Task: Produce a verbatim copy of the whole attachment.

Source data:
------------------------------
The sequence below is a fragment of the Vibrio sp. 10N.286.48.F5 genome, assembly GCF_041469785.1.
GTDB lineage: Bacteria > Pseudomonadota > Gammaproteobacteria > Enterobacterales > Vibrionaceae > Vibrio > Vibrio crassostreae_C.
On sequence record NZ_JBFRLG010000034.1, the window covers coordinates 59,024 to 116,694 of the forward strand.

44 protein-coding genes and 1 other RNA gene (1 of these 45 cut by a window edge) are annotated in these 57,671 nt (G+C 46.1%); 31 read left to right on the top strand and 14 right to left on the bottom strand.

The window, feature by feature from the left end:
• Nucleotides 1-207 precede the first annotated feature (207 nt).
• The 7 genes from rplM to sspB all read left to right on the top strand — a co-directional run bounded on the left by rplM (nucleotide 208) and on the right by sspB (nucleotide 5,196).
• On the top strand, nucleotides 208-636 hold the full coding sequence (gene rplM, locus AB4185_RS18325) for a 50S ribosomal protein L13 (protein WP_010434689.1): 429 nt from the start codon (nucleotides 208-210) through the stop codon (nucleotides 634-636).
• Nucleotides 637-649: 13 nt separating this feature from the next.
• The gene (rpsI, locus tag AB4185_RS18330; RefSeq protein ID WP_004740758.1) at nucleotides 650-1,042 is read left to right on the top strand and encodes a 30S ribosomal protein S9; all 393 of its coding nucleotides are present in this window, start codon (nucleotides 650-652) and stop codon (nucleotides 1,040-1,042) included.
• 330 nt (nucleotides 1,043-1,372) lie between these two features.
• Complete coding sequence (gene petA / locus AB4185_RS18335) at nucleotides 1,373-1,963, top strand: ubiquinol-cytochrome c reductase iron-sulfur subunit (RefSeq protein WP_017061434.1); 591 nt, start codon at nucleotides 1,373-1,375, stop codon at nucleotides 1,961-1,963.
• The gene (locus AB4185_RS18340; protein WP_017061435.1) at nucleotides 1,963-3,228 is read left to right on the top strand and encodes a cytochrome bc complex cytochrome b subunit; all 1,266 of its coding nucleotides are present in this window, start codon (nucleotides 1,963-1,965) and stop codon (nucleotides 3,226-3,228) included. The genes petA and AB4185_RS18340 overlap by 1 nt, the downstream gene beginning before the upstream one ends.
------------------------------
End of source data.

The sequence below is a fragment of the Vibrio sp. 10N.286.48.F5 genome, assembly GCF_041469785.1.
GTDB lineage: Bacteria > Pseudomonadota > Gammaproteobacteria > Enterobacterales > Vibrionaceae > Vibrio > Vibrio crassostreae_C.
On sequence record NZ_JBFRLG010000034.1, the window covers coordinates 59,024 to 116,694 of the forward strand.

44 protein-coding genes and 1 other RNA gene (1 of these 45 cut by a window edge) are annotated in these 57,671 nt (G+C 46.1%); 31 read left to right on the top strand and 14 right to left on the bottom strand.

The window, feature by feature from the left end:
• Nucleotides 1-207 precede the first annotated feature (207 nt).
• The 7 genes from rplM to sspB all read left to right on the top strand — a co-directional run bounded on the left by rplM (nucleotide 208) and on the right by sspB (nucleotide 5,196).
• On the top strand, nucleotides 208-636 hold the full coding sequence (gene rplM, locus AB4185_RS18325) for a 50S ribosomal protein L13 (protein WP_010434689.1): 429 nt from the start codon (nucleotides 208-210) through the stop codon (nucleotides 634-636).
• Nucleotides 637-649: 13 nt separating this feature from the next.
• The gene (rpsI, locus tag AB4185_RS18330; RefSeq protein ID WP_004740758.1) at nucleotides 650-1,042 is read left to right on the top strand and encodes a 30S ribosomal protein S9; all 393 of its coding nucleotides are present in this window, start codon (nucleotides 650-652) and stop codon (nucleotides 1,040-1,042) included.
• 330 nt (nucleotides 1,043-1,372) lie between these two features.
• Complete coding sequence (gene petA / locus AB4185_RS18335) at nucleotides 1,373-1,963, top strand: ubiquinol-cytochrome c reductase iron-sulfur subunit (RefSeq protein WP_017061434.1); 591 nt, start codon at nucleotides 1,373-1,375, stop codon at nucleotides 1,961-1,963.
• The gene (locus AB4185_RS18340; protein WP_017061435.1) at nucleotides 1,963-3,228 is read left to right on the top strand and encodes a cytochrome bc complex cytochrome b subunit; all 1,266 of its coding nucleotides are present in this window, start codon (nucleotides 1,963-1,965) and stop codon (nucleotides 3,226-3,228) included. The genes petA and AB4185_RS18340 overlap by 1 nt, the downstream gene beginning before the upstream one ends.